Now all roads lead to France and heavy is the tread
Of the living; but the dead returning lightly dance.
Edward Thomas, Roads

Friday, March 2, 2018

Recommended: T.E. Lawrence and the Forgotten Men Who Shaped the Arab Revolt

By Philip Walker
At OUPblog of Oxford University Press

[Some readers have asked me why we are recommending works from other blogs with greater frequency, some of which are just irresistibly interesting.  As it turns out, I'm getting more and more recommendations from our readers and editorial team.  This article was discovered by our contributing editor Tony Langley.]

T. E. Lawrence, known as “Lawrence of Arabia”, has provoked controversy for 100 years. His legend was promoted in the 1920s by the American Lowell Thomas’s travelogue, renewed in 1935 through his book Seven Pillars of Wisdom, and revived in 1962 by the epic film Lawrence of Arabia. The hype should not blind us to the fact that Lawrence’s contribution to the Arab Revolt of 1916–18 against the Turks was indispensable. His skills in organizing and coordinating, his daring and courage, his intuitive grasp of guerrilla warfare and how to harness it, his influence over Emir Feisal (the leader of Arab forces in the field), and his talent for manipulating his own leaders if necessary, were all crucial to the hollow success of the revolt.

Yet Lawrence was a team player. In particular, there was a nexus of influence over the revolt that has stayed below the radar. While Lawrence and other British, Arab, and French officers were blowing up the Hejaz Railway, a forgotten band of British officers at Jeddah, far from the desert campaign, carried out vitally important diplomatic and intelligence work that prevented the revolt from collapse. This untold story centres on Colonel Cyril Edward Wilson, the British representative at the Jeddah Consulate. Wilson was a dependable officer of the old school—the antithesis of the brilliant and mercurial Lawrence. But his strong relationship with Sherif Hussein of Mecca, the leader of the revolt, drew this suspicious and controlling man back from the brink of despair, suicide, and the abandonment of the revolt. Wilson’s undervalued influence over Hussein during critical phases of the revolt was at least as important as the well-known influence of Lawrence over Emir Feisal, Hussein’s son.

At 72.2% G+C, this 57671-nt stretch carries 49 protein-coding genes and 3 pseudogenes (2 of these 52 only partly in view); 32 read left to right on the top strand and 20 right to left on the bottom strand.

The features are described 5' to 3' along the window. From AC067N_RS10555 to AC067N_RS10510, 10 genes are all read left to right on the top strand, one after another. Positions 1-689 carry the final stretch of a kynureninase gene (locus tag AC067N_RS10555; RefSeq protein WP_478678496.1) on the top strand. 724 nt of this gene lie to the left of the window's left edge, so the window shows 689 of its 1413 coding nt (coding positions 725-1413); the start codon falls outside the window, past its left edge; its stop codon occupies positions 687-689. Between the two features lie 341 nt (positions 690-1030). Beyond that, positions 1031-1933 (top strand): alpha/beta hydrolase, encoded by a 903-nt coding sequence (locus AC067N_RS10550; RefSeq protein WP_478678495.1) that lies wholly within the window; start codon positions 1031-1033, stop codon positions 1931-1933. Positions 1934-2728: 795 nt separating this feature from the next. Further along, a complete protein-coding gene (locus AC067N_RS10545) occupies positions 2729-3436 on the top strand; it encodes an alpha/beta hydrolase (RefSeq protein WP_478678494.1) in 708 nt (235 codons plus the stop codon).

Wilson’s core team included Captain Norman Bray, a highly strung Indian Army intelligence officer who rooted out anti-British and anti-Hussein jihadists. These men were incensed that Hussein dared to rebel against the Turkish sultan, who was also the caliph (leader) of all Sunni Muslims. The stakes were high because the jihadists based at Jeddah and Mecca wanted to discredit both Hussein and the British by disrupting the Hajj—the Muslim pilgrimage—and encourage Indian pilgrims (passing through Jeddah on their way to Mecca) to rebel against British rule in their homeland. Bray helped keep the revolt on course by neutralizing the jihadists, with the aid of a resourceful Persian spy named Hussein Ruhi, and had their leader deported to prison in Malta.

Ruhi is one of the most intriguing and influential players in the Arab Revolt. His cover was as Wilson’s Arabic interpreter, and he did invaluable intelligence work for the colonel in other respects too— even at times putting his life in danger.

Wilson’s two deputies, both with intelligence backgrounds, helped him with vital diplomatic work. In the colonel’s absence, the eccentric, half-deaf Major Hugh Pearson helped steady Hussein when he lost his nerve. Later, the genial and imperturbable Colonel John Bassett stood in for Wilson while he spent five months recovering in Cairo from life-threatening dysentery. Bassett encouraged and cajoled Hussein when Hussein fell out with his son Feisal, resigned as King of the Hejaz, spoke of suicide, and threatened to withdraw all of Feisal’s Bedouin tribesmen from the planned advance into Syria. If those fighters had returned to the Hejaz (Hussein’s territory) the revolt would have dissolved.

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